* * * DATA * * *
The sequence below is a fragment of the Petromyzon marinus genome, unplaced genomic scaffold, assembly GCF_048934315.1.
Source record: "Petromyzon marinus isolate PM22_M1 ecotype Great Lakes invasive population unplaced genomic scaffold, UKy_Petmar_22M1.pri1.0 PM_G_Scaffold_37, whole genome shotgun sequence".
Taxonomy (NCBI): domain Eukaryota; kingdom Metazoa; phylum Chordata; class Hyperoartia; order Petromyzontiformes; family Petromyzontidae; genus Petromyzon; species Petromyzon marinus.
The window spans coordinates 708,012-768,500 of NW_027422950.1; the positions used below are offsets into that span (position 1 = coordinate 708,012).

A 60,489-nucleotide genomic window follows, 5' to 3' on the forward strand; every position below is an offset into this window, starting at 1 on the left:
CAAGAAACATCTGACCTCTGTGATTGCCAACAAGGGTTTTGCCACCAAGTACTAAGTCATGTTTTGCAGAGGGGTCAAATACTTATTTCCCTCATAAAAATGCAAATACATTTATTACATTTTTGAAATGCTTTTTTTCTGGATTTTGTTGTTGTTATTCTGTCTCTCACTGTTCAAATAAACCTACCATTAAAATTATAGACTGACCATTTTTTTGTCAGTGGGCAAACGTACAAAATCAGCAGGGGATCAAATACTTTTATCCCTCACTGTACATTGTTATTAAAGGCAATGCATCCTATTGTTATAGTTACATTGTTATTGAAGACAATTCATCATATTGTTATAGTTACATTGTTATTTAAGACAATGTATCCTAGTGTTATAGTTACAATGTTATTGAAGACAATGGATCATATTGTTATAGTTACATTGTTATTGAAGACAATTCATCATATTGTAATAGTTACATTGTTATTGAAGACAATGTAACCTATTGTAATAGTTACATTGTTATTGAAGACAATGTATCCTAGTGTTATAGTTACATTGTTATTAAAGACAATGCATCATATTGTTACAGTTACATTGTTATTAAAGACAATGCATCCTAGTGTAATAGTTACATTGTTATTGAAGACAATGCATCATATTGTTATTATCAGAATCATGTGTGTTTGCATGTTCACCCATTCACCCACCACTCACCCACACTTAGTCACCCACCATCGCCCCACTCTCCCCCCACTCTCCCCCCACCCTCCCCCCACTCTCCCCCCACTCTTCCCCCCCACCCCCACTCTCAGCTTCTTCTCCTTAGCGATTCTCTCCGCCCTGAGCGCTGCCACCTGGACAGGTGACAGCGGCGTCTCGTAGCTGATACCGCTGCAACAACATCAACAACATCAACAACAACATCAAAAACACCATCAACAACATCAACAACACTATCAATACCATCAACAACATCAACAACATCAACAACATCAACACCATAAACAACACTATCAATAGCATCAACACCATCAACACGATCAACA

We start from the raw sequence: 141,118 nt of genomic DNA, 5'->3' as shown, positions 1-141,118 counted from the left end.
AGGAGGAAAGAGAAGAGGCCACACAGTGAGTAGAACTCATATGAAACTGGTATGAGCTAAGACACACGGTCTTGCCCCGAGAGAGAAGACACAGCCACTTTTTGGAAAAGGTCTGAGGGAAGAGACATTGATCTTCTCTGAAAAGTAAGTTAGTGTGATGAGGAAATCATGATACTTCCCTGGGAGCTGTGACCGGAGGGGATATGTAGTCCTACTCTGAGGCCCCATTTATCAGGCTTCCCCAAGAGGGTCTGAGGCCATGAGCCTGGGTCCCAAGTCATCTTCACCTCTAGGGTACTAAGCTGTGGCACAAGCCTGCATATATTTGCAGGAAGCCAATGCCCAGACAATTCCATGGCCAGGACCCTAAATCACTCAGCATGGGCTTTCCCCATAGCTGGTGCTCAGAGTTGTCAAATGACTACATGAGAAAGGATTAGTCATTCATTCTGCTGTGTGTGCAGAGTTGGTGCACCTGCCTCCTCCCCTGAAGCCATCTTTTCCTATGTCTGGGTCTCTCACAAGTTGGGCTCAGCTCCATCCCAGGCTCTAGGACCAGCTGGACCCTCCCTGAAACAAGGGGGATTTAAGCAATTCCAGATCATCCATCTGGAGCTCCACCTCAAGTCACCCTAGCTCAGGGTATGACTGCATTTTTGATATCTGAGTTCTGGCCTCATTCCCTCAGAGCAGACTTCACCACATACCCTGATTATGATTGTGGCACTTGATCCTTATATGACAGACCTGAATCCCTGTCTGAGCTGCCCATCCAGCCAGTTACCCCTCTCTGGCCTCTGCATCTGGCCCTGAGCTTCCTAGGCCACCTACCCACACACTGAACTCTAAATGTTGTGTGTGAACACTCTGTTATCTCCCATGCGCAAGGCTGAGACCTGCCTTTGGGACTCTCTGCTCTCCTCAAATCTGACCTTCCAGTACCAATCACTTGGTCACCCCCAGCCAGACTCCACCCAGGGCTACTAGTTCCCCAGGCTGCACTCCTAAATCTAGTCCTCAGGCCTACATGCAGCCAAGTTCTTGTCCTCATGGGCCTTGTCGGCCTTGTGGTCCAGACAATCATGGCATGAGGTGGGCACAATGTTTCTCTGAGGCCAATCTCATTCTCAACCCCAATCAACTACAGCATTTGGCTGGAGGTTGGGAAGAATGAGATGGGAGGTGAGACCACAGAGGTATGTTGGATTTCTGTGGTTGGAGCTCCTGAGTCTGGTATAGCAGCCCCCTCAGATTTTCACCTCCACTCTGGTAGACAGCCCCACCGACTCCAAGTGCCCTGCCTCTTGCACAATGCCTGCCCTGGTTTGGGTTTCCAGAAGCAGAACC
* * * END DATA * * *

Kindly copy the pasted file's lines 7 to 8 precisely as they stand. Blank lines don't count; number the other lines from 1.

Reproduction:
We start from the raw sequence: 141,118 nt of genomic DNA, 5'->3' as shown, positions 1-141,118 counted from the left end.
AGGAGGAAAGAGAAGAGGCCACACAGTGAGTAGAACTCATATGAAACTGGTATGAGCTAAGACACACGGTCTTGCCCCGAGAGAGAAGACACAGCCACTTTTTGGAAAAGGTCTGAGGGAAGAGACATTGATCTTCTCTGAAAAGTAAGTTAGTGTGATGAGGAAATCATGATACTTCCCTGGGAGCTGTGACCGGAGGGGATATGTAGTCCTACTCTGAGGCCCCATTTATCAGGCTTCCCCAAGAGGGTCTGAGGCCATGAGCCTGGGTCCCAAGTCATCTTCACCTCTAGGGTACTAAGCTGTGGCACAAGCCTGCATATATTTGCAGGAAGCCAATGCCCAGACAATTCCATGGCCAGGACCCTAAATCACTCAGCATGGGCTTTCCCCATAGCTGGTGCTCAGAGTTGTCAAATGACTACATGAGAAAGGATTAGTCATTCATTCTGCTGTGTGTGCAGAGTTGGTGCACCTGCCTCCTCCCCTGAAGCCATCTTTTCCTATGTCTGGGTCTCTCACAAGTTGGGCTCAGCTCCATCCCAGGCTCTAGGACCAGCTGGACCCTCCCTGAAACAAGGGGGATTTAAGCAATTCCAGATCATCCATCTGGAGCTCCACCTCAAGTCACCCTAGCTCAGGGTATGACTGCATTTTTGATATCTGAGTTCTGGCCTCATTCCCTCAGAGCAGACTTCACCACATACCCTGATTATGATTGTGGCACTTGATCCTTATATGACAGACCTGAATCCCTGTCTGAGCTGCCCATCCAGCCAGTTACCCCTCTCTGGCCTCTGCATCTGGCCCTGAGCTTCCTAGGCCACCTACCCACACACTGAACTCTAAATGTTGTGTGTGAACACTCTGTTATCTCCCATGCGCAAGGCTGAGACCTGCCTTTGGGACTCTCTGCTCTCCTCAAATCTGACCTTCCAGTACCAATCACTTGGTCACCCCCAGCCAGACTCCACCCAGGGCTACTAGTTCCCCAGGCTGCACTCCTAAATCTAGTCCTCAGGCCTACATGCAGCCAAGTTCTTGTCCTCATGGGCCTTGTCGGCCTTGTGGTCCAGACAATCATGGCATGAGGTGGGCACAATGTTTCTCTGAGGCCAATCTCATTCTCAACCCCAATCAACTACAGCATTTGGCTGGAGGTTGGGAAGAATGAGATGGGAGGTGAGACCACAGAGGTATGTTGGATTTCTGTGGTTGGAGCTCCTGAGTCTGGTATAGCAGCCCCCTCAGATTTTCACCTCCACTCTGGTAGACAGCCCCACCGACTCCAAGTGCCCTGCCTCTTGCACAATGCCTGCCCTGGTTTGGGTTTCCAGAAGCAGAACC